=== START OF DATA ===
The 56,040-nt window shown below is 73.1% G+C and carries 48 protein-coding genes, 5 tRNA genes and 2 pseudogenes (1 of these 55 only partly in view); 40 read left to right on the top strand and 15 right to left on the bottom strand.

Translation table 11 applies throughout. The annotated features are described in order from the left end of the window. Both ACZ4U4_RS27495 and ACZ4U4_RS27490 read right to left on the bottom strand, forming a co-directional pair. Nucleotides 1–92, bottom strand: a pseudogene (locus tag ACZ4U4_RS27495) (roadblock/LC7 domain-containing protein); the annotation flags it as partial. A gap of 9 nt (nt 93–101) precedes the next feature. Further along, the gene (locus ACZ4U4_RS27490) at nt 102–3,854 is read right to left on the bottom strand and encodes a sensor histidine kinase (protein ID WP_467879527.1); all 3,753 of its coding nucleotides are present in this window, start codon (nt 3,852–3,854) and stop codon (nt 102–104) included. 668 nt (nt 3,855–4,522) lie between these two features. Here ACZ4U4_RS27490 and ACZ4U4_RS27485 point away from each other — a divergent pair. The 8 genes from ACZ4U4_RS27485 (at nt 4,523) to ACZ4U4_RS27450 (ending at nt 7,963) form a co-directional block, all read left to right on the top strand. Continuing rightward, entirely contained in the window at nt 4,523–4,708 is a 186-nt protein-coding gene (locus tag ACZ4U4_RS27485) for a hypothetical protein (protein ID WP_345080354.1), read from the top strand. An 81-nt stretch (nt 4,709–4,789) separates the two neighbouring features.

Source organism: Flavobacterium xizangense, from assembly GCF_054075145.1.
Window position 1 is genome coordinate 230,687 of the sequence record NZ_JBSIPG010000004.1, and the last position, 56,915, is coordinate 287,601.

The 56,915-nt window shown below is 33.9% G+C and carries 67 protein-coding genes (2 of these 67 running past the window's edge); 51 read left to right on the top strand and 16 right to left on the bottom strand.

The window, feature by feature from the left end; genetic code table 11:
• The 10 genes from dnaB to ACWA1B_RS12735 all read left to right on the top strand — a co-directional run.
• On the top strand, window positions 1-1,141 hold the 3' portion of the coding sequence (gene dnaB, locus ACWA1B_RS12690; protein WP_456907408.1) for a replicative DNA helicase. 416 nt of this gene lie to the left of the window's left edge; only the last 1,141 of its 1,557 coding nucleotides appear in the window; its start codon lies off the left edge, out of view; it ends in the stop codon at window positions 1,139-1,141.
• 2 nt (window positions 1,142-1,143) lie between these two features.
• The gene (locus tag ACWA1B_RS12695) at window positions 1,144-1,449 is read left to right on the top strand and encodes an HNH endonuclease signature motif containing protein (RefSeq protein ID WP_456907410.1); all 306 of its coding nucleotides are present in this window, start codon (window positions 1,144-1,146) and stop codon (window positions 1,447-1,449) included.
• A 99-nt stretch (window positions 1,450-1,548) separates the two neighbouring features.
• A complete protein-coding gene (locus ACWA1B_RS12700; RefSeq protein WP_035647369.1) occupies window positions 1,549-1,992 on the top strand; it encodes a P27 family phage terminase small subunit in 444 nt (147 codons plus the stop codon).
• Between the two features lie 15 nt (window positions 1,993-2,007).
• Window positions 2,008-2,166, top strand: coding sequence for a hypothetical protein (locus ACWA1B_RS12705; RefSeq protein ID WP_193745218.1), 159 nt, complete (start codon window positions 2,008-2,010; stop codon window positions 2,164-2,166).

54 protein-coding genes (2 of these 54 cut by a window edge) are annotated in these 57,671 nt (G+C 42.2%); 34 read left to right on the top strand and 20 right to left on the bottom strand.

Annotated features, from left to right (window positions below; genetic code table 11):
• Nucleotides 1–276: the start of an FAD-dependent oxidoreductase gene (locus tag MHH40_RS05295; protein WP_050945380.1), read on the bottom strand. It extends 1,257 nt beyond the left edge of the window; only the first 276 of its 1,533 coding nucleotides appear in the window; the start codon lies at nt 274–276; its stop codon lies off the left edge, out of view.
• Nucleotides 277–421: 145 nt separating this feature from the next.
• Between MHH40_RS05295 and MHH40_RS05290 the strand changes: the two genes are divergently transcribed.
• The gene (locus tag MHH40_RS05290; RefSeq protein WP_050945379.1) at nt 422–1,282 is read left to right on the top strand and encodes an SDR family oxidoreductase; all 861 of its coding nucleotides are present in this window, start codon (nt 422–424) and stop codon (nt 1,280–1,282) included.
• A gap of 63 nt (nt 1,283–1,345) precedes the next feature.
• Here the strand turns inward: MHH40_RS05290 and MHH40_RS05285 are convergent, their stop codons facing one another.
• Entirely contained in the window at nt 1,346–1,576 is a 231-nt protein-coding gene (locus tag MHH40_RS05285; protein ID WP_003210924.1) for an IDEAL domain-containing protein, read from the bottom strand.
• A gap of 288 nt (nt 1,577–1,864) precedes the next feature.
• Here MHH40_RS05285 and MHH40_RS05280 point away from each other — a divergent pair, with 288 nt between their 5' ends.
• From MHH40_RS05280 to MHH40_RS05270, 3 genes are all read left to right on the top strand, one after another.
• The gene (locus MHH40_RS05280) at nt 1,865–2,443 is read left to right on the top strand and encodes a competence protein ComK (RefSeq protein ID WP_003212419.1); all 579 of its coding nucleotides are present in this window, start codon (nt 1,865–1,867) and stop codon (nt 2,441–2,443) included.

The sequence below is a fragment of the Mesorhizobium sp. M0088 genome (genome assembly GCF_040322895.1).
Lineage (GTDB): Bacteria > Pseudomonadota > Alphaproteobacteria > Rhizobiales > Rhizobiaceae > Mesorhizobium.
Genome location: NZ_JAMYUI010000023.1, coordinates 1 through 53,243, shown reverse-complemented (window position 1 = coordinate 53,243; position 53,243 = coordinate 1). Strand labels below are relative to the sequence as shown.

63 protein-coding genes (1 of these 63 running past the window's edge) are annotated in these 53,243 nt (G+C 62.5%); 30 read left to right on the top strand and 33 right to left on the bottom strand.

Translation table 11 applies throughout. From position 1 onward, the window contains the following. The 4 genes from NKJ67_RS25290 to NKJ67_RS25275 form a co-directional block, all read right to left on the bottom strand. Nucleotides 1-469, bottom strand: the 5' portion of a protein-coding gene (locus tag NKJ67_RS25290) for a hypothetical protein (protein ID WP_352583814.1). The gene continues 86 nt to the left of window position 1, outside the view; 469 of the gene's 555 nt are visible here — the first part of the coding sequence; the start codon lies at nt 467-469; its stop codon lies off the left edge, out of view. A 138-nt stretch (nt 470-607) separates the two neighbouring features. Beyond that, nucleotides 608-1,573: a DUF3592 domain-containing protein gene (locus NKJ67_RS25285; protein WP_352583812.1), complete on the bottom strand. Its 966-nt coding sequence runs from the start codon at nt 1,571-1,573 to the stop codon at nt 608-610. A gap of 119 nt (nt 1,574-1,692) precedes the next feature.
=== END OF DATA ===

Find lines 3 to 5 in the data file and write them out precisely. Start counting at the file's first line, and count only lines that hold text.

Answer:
Source organism: Flavobacterium xizangense, from assembly GCF_054075145.1.
Window position 1 is genome coordinate 230,687 of the sequence record NZ_JBSIPG010000004.1, and the last position, 56,915, is coordinate 287,601.

The 56,915-nt window shown below is 33.9% G+C and carries 67 protein-coding genes (2 of these 67 running past the window's edge); 51 read left to right on the top strand and 16 right to left on the bottom strand.